Most of the crews that began racing Sunday in the 2019 World Rowing Championships were in town for up to a week ahead of time, practicing and getting familiar with the Linz-Ottensheim .race course
Not US para single sculler Blake Haxton.
Until Friday afternoon, Haxton was in Szeged, Hungary, racing in the Canoe Sprints World Championships. Haxton, who finished 12 of 19 there, was trying to earn a qualifying spot in 2020 Paralympics in the new Paralympic sport that was added to the Tokyo program after the 2016 Games.
He missed qualifying for one of the six spots available at that event, and then hustled over to Austria for a quick row on the course Saturday, and was back in his PR1 single and ready to start his push for a second Paralympic bid in the single.
Sunday, Haxton raced in his opening heat in this World Championship and finished second in his heat. Haxton needs to place in the top seven of the 23 other PR1 singles that are hoping to grab one of the seven qualifying spots this week in Linz-Ottensheim.
In finishing second, Haxton missed moving directly into the semifinal of his event and will row again in the reps.
For now, while he is still fighting to move on and qualify for his second Paralympic Games in rowing, Haxton, who rowed to a fourth-place finish in Rio in 2016, is feeling confident that he can get a spot here, and then go to the Final Paralympic Qualification Regatta next May in Duisburg, Germany, and earn another 2020 Paralympic bid.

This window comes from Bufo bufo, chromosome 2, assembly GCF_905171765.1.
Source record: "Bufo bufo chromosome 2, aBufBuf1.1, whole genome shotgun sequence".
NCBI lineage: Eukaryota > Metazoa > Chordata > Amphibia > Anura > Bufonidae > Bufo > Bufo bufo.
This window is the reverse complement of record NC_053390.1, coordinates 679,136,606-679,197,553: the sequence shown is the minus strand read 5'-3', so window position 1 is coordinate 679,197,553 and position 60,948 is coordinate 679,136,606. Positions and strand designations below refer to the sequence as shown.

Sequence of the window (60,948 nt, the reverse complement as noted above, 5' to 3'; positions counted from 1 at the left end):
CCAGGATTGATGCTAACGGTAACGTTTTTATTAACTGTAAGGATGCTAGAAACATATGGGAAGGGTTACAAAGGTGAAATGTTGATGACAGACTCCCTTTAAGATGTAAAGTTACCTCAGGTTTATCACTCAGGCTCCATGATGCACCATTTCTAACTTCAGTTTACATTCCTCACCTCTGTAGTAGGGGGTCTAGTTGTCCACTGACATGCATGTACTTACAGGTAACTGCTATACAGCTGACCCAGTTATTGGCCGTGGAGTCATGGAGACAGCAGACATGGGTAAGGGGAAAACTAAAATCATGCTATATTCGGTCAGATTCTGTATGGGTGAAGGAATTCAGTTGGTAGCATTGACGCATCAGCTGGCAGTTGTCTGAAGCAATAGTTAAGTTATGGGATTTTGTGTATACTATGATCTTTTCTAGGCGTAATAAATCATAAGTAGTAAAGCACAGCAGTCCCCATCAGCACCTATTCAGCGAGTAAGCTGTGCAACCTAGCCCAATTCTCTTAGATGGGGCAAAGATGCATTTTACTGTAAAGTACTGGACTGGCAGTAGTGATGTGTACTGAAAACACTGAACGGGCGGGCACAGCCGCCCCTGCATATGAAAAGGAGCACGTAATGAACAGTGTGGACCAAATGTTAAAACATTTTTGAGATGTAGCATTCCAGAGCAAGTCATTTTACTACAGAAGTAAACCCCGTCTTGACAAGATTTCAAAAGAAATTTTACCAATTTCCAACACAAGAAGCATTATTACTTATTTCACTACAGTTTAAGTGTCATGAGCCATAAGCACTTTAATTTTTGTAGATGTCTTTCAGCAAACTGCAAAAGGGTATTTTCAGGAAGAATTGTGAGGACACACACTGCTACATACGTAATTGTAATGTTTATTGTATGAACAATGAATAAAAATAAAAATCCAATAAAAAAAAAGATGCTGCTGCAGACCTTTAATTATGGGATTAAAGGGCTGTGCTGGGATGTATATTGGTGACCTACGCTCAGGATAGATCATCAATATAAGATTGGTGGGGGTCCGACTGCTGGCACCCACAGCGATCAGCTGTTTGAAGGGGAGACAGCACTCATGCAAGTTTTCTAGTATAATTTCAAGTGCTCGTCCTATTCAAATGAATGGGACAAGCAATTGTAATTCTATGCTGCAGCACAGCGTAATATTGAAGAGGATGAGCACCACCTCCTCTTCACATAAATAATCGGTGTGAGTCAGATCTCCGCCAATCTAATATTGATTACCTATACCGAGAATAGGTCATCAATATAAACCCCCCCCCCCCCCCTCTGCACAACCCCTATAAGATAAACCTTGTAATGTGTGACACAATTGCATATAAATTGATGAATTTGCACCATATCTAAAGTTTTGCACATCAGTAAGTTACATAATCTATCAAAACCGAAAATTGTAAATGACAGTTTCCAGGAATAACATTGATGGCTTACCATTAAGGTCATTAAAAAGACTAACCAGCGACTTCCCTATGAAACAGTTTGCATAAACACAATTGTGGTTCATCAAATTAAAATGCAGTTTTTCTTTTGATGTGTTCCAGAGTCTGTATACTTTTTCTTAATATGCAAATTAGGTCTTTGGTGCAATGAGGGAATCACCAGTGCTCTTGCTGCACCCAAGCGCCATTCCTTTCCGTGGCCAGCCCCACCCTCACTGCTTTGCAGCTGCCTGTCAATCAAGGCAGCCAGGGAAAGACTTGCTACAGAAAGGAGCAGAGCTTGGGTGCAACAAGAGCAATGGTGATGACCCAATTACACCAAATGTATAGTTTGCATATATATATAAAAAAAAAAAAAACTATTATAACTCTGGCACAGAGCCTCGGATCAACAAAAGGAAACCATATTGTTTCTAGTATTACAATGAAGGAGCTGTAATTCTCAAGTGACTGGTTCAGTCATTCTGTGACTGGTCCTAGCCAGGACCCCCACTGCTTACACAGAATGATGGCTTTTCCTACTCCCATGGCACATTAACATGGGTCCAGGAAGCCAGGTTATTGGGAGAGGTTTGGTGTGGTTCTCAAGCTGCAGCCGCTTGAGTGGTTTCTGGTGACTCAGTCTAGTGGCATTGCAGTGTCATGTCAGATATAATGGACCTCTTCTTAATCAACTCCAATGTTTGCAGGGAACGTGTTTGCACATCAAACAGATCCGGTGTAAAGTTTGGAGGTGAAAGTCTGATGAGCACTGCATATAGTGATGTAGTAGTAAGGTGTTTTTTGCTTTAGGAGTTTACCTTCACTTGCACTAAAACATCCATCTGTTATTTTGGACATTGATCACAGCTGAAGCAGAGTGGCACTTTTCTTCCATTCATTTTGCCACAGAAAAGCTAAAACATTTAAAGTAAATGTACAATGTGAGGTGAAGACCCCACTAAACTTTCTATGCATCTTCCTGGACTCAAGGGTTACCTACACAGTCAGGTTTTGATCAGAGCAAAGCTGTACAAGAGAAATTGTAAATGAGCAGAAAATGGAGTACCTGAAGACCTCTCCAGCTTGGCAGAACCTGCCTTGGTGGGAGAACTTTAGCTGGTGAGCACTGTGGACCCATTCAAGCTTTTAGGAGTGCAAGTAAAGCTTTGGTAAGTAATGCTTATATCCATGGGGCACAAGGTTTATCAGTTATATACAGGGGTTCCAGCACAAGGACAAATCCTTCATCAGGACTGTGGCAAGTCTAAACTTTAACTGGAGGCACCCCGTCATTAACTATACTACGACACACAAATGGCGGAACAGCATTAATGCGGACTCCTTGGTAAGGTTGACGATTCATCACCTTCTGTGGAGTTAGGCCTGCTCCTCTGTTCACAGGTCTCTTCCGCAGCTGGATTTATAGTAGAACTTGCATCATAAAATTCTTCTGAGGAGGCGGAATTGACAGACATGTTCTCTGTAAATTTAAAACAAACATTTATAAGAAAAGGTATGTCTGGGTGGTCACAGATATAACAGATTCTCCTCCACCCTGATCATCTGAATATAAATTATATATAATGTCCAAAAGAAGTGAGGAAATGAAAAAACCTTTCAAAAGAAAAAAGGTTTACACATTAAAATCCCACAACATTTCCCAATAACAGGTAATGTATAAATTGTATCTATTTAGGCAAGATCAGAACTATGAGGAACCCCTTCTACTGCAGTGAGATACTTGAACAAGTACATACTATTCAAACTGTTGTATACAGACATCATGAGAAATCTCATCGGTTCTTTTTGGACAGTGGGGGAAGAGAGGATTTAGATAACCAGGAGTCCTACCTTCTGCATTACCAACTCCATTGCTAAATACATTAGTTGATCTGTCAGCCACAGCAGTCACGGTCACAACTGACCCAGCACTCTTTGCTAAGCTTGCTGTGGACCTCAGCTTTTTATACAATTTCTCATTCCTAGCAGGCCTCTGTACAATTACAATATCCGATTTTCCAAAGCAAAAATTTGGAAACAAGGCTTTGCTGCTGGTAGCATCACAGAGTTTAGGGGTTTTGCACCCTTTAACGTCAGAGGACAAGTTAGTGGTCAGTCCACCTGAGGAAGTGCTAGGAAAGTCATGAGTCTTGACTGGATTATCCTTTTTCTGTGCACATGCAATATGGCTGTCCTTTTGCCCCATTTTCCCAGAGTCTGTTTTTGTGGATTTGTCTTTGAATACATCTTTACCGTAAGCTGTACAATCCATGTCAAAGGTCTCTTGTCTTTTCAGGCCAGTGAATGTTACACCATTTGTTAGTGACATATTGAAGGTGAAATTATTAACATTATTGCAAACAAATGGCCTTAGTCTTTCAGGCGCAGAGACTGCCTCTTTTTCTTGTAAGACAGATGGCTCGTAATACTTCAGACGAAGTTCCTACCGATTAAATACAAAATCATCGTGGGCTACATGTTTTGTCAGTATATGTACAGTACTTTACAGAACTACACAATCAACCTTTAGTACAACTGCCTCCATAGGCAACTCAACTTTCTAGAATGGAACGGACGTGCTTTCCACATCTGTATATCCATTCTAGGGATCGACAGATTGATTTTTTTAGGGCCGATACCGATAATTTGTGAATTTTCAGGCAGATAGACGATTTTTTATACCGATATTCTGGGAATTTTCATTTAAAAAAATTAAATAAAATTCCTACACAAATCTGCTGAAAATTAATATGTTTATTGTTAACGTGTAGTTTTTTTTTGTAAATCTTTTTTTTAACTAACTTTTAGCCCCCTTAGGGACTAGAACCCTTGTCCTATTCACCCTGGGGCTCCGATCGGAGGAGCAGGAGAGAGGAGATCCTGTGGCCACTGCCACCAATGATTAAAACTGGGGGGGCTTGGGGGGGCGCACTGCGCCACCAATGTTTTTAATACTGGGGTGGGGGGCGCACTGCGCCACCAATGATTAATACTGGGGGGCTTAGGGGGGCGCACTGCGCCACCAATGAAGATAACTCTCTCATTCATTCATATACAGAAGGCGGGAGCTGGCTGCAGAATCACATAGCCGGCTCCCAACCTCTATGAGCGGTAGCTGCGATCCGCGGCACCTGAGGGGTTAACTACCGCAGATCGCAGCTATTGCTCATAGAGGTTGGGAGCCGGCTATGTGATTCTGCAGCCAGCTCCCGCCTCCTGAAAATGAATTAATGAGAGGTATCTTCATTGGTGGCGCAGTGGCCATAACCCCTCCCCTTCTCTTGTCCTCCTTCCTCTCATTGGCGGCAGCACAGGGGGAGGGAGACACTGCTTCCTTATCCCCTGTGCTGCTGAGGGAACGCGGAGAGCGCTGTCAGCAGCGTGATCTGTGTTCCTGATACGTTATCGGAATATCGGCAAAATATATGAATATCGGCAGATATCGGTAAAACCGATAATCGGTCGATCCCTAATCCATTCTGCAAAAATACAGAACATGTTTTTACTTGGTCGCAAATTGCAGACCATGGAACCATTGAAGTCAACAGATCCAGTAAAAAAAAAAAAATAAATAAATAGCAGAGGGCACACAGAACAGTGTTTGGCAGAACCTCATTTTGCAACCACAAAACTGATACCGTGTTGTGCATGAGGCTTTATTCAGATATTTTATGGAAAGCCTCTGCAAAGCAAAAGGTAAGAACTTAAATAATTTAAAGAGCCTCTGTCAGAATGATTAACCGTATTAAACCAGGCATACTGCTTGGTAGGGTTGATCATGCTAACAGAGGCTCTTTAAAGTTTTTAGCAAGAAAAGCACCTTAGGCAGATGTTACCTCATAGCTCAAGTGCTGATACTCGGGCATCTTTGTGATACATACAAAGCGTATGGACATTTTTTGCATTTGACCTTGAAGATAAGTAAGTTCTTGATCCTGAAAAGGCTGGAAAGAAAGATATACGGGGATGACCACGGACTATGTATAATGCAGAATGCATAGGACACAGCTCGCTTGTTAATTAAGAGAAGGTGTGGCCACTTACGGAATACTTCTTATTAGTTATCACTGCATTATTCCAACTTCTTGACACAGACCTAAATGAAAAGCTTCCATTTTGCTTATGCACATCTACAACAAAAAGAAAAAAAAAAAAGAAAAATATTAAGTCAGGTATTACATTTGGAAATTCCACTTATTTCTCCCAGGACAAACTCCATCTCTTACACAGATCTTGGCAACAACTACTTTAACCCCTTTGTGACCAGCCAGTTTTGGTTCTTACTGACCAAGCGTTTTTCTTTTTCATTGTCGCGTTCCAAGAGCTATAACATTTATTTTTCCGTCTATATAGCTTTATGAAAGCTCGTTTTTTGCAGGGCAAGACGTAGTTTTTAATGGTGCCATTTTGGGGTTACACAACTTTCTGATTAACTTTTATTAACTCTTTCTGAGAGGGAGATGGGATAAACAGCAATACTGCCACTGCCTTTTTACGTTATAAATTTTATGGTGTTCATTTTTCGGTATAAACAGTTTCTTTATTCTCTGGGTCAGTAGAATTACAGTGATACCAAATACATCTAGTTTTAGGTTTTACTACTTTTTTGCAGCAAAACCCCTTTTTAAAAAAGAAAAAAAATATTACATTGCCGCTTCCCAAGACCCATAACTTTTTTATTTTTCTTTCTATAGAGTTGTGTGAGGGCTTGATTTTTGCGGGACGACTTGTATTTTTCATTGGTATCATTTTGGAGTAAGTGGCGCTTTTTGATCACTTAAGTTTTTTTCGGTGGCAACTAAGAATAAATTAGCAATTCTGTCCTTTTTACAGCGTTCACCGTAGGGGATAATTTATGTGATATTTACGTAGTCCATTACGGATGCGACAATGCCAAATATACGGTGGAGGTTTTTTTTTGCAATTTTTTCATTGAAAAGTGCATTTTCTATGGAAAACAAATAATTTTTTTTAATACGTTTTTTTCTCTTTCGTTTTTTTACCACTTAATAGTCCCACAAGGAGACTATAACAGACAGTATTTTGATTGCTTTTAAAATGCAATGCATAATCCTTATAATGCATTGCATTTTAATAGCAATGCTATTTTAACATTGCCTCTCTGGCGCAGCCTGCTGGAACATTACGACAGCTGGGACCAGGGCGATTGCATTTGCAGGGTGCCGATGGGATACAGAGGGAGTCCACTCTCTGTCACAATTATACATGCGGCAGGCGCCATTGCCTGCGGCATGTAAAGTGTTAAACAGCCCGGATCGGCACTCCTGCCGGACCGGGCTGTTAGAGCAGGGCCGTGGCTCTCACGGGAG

The two sports will be contested on the same course in Tokyo, and canoe takes place the week after rowing, so logistically, it is possible, Haxton said.
While Haxton is quick to recognize how difficult it is rowing in back-to-back World Championships in two different sports, with just about a day of lag time between them, he said before racing that it was not as taxing as it sounded.
"It's been a very quick turnaround," he said. "I only had one practice day before the heat, but I feel good. The canoe race is 200 meters, or about 55 seconds, so there isn't the compounding sort of exhaustion that comes with rowing.
"And it went better than I expected," he said. "There were 6 qualifying spots, with 4 spots up for grabs at the last chance next May and I finished 12 out of 16. But there is also a rule that while you can have multiple entries in canoe sprint at the world championships, there is only one slot per country for the Paralympics.
"I was beaten by two Hungarians, and two Russians, so if I can stay where I am, or improve by next spring I'll be in qualifying position. So, I'm going to try. They added the sprint canoe to the Tokyo line-up two years ago, and it looked similar enough to rowing I thought I might have a chance.
"I was a little sloppy in the (rowing) heat today," he said. "I could have been a sharper off the start. But it was not too bad, all things considered. As far as I can tell, it's mostly the same field we've seen the last two or three years, no I don't think we'll see any surprises.
"Qualifying is down to seven instead of eight like the last go around, so there is a little more intensity, a little more pressure, but it should be good. I'm looking forward to getting through the rest of the week.
And as far as training and competing in two Paralympic events in the same year, Haxton said this is going to be the biggest hurdle.
"These two weeks is going to be the hardest part. None of the other regattas overlap. They are not even close to each other until the Paralympics, in which they are separate and follow each other, and the canoeing comes second," he said.
"If we can get through these two weeks, we should be OK."